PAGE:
X-ray bursts from the transient magnetar candidate XTE J810-197

Peter M. Woods, Chryssa Kouveliotou, Fotis P. Gavriil, Victoria M. Kaspi, Mallory S.E. Roberts, Alaa Ibrahim, Craig B. Markwardt, Jean H. Swank, Mark H. Finger

Research output: Contribution to journalArticlepeer-review


We have discovered four X-ray bursts, recorded with the Rossi X-ray Timing Explorer Proportional Counter Array between 2003 September and 2004 April, that we show to originate from the transient magnetar candidate XTE J1810-197. The burst morphologies consist of a short spike or multiple spikes lasting ∼ 1 s each, followed by extended tails of emission where the pulsed flux from XTE J1810-197 is significantly higher. The burst spikes are likely correlated with the pulse maxima, having a chance probability of a random phase distribution of 0.4%. The burst spectra are best fitted to a blackbody with temperatures 4-8 keV, considerably harder than the persistent X-ray emission. During the X-ray tails following these bursts, the temperature rapidly cools as the flux declines, maintaining a constant emitting radius after the initial burst peak. During the brightest X-ray tail, we detect a narrow emission line at 12.6 keV, with an equivalent width of 1.4 keV and a probability of chance occurrence of less than 4 × 10-6. The temporal and spectral characteristics of these bursts closely resemble the bursts seen from 1E 1048.1-5937 and a subset of the bursts detected from 1E 2259+586, thus establishing XTE J1810-197 as a magnetar candidate. The bursts detected from these three objects are sufficiently similar to one another, yet significantly different from those seen from soft gamma repeaters, that they likely represent a new class of bursts from magnetar candidates exclusive (thus far) to the anomalous X-ray pulsar-like sources.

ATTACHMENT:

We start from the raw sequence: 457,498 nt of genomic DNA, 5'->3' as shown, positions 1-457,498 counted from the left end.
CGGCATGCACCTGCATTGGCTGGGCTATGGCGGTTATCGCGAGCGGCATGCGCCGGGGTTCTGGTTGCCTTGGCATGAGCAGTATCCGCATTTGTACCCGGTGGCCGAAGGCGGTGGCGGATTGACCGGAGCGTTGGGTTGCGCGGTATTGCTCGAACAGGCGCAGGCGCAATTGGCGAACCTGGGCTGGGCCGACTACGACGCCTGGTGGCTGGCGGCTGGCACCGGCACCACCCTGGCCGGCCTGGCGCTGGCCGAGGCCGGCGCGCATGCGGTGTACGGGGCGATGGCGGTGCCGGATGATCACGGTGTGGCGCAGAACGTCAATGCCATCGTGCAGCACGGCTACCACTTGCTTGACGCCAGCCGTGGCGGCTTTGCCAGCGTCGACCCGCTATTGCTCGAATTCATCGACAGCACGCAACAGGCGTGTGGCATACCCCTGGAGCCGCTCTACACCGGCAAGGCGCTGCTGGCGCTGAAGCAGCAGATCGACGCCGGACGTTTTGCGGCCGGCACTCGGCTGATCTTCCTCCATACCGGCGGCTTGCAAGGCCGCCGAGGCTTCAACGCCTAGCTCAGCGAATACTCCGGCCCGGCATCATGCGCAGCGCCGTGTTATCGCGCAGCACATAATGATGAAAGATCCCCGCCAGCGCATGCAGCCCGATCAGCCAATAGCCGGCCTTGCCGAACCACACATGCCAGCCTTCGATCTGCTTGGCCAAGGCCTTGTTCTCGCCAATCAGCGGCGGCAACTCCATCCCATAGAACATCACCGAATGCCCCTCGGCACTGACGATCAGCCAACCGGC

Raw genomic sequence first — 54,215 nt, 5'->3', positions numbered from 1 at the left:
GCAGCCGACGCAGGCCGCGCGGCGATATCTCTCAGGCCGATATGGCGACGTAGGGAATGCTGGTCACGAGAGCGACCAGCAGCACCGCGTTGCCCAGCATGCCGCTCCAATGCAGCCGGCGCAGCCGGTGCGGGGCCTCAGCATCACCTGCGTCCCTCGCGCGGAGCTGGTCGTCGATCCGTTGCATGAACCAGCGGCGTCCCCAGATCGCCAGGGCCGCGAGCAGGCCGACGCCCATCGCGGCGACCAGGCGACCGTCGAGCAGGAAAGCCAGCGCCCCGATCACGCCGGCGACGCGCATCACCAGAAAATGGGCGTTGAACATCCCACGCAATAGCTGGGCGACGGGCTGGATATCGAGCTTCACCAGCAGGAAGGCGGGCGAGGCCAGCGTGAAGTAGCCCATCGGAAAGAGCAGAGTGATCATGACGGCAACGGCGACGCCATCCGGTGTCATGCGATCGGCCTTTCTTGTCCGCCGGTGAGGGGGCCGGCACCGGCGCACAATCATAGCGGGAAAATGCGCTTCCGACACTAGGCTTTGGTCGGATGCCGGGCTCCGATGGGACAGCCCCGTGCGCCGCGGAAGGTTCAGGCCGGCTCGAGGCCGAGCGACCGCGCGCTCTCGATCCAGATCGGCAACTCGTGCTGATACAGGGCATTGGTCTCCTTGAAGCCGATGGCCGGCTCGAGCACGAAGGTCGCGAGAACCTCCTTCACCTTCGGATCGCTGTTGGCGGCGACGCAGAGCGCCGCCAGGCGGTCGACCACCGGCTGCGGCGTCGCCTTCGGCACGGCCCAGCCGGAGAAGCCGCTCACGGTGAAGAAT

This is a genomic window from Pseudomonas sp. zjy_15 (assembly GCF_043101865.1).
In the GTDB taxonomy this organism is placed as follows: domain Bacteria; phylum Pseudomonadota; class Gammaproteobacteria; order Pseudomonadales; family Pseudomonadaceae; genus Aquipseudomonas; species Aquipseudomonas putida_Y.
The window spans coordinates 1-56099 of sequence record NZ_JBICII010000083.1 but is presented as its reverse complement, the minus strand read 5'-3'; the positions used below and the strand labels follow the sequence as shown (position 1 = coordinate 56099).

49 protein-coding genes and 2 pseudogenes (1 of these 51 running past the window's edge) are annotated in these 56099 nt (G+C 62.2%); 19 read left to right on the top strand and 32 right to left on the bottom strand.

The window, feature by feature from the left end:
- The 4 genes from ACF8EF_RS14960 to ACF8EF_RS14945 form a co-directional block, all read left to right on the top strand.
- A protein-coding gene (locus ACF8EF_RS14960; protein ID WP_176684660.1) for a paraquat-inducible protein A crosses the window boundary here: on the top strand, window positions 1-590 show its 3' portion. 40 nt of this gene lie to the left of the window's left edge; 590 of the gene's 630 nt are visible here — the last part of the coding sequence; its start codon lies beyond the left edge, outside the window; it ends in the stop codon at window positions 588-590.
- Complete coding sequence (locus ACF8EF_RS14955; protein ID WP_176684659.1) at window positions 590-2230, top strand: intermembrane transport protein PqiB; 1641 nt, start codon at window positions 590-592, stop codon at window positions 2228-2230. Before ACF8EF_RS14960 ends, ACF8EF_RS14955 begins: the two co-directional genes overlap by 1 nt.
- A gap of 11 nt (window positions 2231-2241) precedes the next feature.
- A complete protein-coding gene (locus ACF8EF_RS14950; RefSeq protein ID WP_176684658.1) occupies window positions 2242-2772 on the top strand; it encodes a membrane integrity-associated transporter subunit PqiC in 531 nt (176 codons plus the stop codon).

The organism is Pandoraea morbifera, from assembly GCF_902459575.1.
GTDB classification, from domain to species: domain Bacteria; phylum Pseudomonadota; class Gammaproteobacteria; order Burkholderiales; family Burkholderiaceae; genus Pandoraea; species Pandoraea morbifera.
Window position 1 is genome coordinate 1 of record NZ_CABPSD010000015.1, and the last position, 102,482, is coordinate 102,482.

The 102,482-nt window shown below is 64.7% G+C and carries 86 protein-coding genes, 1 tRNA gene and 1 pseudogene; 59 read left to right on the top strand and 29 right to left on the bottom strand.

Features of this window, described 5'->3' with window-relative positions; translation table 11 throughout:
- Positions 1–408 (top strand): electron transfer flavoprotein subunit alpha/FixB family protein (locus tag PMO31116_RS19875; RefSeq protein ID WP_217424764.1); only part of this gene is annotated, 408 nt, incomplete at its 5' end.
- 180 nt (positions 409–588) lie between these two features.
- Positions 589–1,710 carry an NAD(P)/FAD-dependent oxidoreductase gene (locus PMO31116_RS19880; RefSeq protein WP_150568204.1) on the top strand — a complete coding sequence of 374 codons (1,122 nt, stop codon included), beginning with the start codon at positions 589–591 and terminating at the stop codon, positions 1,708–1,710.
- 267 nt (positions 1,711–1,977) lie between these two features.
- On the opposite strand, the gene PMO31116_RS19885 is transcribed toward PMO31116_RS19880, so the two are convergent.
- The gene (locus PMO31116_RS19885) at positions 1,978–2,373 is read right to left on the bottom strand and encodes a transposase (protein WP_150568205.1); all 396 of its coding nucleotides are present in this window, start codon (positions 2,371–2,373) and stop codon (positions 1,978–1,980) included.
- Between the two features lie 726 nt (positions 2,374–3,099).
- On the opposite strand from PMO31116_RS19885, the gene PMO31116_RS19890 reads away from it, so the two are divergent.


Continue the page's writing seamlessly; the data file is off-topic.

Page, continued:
Original languageEnglish (US)
Pages (from-to)985-997
Number of pages13
JournalAstrophysical Journal
Issue number2 I
StatePublished - Aug 20 2005


  • Pulsars: general
  • Stars: individual (XTE j1810-197)
  • X-rays: bursts

ASJC Scopus subject areas

  • Astronomy and Astrophysics
  • Space and Planetary Science


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